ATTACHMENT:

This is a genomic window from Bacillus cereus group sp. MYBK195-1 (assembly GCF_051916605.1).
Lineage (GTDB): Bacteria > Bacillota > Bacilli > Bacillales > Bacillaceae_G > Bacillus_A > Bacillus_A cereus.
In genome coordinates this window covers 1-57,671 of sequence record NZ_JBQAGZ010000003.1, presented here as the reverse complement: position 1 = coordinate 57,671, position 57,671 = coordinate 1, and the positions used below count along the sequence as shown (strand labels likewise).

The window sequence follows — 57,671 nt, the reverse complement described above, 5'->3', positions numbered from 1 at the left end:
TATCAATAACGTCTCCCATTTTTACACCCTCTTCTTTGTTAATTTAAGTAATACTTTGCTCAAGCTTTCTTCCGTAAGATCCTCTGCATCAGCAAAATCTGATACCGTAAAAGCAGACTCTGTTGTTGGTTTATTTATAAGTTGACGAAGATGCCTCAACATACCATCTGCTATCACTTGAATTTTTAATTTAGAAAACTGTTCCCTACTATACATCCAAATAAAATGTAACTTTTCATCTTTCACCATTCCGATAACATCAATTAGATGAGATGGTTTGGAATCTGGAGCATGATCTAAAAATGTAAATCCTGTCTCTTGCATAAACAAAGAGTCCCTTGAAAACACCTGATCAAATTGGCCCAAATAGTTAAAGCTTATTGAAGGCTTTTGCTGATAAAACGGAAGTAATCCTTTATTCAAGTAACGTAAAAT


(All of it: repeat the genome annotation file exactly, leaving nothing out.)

This is a genomic window from Bacillus cereus group sp. MYBK195-1 (assembly GCF_051916605.1).
Lineage (GTDB): Bacteria > Bacillota > Bacilli > Bacillales > Bacillaceae_G > Bacillus_A > Bacillus_A cereus.
In genome coordinates this window covers 1-57,671 of sequence record NZ_JBQAGZ010000003.1, presented here as the reverse complement: position 1 = coordinate 57,671, position 57,671 = coordinate 1, and the positions used below count along the sequence as shown (strand labels likewise).

The window sequence follows — 57,671 nt, the reverse complement described above, 5'->3', positions numbered from 1 at the left end:
TATCAATAACGTCTCCCATTTTTACACCCTCTTCTTTGTTAATTTAAGTAATACTTTGCTCAAGCTTTCTTCCGTAAGATCCTCTGCATCAGCAAAATCTGATACCGTAAAAGCAGACTCTGTTGTTGGTTTATTTATAAGTTGACGAAGATGCCTCAACATACCATCTGCTATCACTTGAATTTTTAATTTAGAAAACTGTTCCCTACTATACATCCAAATAAAATGTAACTTTTCATCTTTCACCATTCCGATAACATCAATTAGATGAGATGGTTTGGAATCTGGAGCATGATCTAAAAATGTAAATCCTGTCTCTTGCATAAACAAAGAGTCCCTTGAAAACACCTGATCAAATTGGCCCAAATAGTTAAAGCTTATTGAAGGCTTTTGCTGATAAAACGGAAGTAATCCTTTATTCAAGTAACGTAAAAT